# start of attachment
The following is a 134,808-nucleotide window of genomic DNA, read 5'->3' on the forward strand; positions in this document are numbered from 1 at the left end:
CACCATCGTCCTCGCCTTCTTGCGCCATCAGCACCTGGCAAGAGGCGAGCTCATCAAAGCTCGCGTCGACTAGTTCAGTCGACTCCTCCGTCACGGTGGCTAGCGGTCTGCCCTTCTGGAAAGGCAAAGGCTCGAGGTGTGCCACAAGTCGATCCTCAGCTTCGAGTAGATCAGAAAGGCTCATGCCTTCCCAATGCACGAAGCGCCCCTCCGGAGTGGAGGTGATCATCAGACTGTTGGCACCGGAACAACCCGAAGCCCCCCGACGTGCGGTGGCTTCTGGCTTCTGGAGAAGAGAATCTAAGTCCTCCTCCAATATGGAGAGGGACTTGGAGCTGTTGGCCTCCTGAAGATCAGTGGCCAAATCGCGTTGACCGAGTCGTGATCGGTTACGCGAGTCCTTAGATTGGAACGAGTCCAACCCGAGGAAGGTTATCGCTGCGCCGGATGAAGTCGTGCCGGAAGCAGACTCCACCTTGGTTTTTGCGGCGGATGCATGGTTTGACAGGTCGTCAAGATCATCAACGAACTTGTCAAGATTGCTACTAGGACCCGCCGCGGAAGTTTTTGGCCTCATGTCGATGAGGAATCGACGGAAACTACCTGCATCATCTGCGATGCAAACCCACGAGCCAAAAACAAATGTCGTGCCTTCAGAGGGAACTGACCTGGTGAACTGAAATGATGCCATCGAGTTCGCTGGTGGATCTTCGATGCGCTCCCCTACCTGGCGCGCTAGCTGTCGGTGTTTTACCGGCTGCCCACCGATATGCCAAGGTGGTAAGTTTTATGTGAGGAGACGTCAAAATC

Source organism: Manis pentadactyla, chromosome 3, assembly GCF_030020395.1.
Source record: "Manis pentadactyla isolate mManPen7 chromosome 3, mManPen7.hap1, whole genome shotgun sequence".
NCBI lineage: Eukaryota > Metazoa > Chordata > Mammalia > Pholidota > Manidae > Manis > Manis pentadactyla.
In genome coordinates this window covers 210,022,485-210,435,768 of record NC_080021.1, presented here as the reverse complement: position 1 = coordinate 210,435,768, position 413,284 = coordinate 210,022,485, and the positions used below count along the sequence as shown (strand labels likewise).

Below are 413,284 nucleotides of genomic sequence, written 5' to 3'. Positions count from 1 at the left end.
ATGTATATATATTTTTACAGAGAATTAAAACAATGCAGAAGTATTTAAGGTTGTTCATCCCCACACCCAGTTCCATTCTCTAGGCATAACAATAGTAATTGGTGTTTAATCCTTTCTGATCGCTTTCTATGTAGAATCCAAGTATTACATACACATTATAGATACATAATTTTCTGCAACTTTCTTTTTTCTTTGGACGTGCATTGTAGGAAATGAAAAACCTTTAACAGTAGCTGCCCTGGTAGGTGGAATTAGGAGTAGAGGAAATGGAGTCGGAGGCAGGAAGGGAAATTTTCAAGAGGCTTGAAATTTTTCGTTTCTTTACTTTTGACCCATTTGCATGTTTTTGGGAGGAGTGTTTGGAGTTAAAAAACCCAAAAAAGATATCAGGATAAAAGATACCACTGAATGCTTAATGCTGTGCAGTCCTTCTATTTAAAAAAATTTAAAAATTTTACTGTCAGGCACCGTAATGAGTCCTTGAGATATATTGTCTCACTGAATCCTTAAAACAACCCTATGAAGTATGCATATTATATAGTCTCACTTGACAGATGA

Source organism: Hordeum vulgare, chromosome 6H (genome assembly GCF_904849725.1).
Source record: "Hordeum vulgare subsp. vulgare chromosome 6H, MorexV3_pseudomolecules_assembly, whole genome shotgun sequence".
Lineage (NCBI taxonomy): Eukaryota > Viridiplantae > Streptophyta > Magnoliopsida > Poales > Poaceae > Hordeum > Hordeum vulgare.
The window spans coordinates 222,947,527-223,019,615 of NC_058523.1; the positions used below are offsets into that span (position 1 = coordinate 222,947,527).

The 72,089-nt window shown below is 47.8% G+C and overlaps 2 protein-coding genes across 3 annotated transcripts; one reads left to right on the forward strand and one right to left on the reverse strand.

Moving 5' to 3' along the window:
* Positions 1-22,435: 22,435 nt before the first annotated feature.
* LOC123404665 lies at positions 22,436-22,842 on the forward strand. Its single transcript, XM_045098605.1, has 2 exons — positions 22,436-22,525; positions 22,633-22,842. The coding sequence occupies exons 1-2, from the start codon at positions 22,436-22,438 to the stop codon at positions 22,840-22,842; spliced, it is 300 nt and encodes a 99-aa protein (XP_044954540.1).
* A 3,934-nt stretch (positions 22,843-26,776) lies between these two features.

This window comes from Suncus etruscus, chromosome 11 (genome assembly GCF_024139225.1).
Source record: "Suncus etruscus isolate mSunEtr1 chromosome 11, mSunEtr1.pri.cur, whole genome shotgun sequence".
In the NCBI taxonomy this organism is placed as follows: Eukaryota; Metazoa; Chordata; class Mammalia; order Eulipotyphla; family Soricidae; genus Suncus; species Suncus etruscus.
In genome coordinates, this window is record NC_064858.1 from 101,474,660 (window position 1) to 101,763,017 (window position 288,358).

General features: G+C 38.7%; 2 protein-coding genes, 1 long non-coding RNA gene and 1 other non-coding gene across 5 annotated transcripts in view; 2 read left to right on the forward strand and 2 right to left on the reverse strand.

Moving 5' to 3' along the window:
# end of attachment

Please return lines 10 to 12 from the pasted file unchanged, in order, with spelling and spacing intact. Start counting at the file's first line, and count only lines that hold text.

Source record: "Hordeum vulgare subsp. vulgare chromosome 6H, MorexV3_pseudomolecules_assembly, whole genome shotgun sequence".
Lineage (NCBI taxonomy): Eukaryota > Viridiplantae > Streptophyta > Magnoliopsida > Poales > Poaceae > Hordeum > Hordeum vulgare.
The window spans coordinates 222,947,527-223,019,615 of NC_058523.1; the positions used below are offsets into that span (position 1 = coordinate 222,947,527).